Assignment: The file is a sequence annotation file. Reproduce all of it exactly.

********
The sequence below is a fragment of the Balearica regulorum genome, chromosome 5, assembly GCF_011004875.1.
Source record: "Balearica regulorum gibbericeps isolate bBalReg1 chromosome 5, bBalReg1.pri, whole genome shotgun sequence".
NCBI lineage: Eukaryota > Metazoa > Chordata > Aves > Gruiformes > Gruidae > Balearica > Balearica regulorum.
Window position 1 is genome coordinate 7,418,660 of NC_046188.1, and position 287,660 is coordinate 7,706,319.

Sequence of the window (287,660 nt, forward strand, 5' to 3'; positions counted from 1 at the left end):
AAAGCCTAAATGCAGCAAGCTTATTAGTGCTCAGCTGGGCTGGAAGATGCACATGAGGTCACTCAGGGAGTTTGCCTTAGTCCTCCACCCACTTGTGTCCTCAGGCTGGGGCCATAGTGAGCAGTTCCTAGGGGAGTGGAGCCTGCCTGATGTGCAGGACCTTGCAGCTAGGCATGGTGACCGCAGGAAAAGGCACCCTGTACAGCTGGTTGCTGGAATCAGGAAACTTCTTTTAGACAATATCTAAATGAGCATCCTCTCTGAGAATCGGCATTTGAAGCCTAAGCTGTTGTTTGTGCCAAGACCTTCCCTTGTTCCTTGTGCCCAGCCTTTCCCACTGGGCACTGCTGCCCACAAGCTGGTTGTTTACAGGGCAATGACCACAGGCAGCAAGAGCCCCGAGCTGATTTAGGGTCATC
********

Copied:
The sequence below is a fragment of the Balearica regulorum genome, chromosome 5, assembly GCF_011004875.1.
Source record: "Balearica regulorum gibbericeps isolate bBalReg1 chromosome 5, bBalReg1.pri, whole genome shotgun sequence".
NCBI lineage: Eukaryota > Metazoa > Chordata > Aves > Gruiformes > Gruidae > Balearica > Balearica regulorum.
Window position 1 is genome coordinate 7,418,660 of NC_046188.1, and position 287,660 is coordinate 7,706,319.

Sequence of the window (287,660 nt, forward strand, 5' to 3'; positions counted from 1 at the left end):
AAAGCCTAAATGCAGCAAGCTTATTAGTGCTCAGCTGGGCTGGAAGATGCACATGAGGTCACTCAGGGAGTTTGCCTTAGTCCTCCACCCACTTGTGTCCTCAGGCTGGGGCCATAGTGAGCAGTTCCTAGGGGAGTGGAGCCTGCCTGATGTGCAGGACCTTGCAGCTAGGCATGGTGACCGCAGGAAAAGGCACCCTGTACAGCTGGTTGCTGGAATCAGGAAACTTCTTTTAGACAATATCTAAATGAGCATCCTCTCTGAGAATCGGCATTTGAAGCCTAAGCTGTTGTTTGTGCCAAGACCTTCCCTTGTTCCTTGTGCCCAGCCTTTCCCACTGGGCACTGCTGCCCACAAGCTGGTTGTTTACAGGGCAATGACCACAGGCAGCAAGAGCCCCGAGCTGATTTAGGGTCATC